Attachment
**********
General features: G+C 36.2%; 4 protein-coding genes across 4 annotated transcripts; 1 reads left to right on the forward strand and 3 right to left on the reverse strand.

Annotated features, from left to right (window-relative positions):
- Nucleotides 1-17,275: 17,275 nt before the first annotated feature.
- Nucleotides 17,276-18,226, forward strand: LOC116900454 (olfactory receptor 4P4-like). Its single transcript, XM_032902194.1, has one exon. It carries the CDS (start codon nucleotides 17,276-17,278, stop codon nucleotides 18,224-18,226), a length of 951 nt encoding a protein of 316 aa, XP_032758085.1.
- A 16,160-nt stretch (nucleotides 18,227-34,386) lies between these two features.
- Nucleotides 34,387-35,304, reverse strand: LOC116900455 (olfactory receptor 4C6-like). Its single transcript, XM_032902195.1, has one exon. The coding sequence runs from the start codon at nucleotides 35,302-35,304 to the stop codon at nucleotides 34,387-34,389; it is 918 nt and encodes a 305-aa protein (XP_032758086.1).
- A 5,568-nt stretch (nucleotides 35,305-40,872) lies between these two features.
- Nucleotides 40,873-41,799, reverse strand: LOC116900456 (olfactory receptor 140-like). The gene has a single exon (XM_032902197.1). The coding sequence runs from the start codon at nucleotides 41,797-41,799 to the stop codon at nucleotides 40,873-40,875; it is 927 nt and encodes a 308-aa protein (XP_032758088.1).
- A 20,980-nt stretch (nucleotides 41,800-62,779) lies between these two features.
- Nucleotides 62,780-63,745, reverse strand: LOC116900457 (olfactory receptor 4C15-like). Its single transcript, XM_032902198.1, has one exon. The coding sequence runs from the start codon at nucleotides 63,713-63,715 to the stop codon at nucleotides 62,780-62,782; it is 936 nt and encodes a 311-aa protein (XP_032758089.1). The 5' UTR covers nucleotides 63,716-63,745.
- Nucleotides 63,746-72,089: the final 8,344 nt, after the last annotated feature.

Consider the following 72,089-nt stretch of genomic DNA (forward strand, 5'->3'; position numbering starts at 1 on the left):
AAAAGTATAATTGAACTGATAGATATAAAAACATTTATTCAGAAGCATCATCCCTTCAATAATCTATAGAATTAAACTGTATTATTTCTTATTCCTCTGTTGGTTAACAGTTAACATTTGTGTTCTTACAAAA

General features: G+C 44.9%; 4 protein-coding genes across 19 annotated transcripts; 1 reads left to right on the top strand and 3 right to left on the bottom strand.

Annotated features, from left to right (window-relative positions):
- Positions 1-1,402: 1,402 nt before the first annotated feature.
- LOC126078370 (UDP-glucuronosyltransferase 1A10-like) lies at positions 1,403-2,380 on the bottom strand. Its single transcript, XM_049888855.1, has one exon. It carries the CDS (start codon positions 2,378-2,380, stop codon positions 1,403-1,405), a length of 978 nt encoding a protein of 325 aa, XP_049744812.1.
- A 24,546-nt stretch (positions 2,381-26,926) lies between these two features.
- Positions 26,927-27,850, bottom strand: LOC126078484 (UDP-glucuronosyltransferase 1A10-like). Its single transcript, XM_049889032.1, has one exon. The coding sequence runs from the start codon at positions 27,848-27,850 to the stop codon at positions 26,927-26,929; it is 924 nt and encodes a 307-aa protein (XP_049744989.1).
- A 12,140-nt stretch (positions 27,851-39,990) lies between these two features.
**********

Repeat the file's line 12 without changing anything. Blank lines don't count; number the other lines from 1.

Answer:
Consider the following 72,089-nt stretch of genomic DNA (forward strand, 5'->3'; position numbering starts at 1 on the left):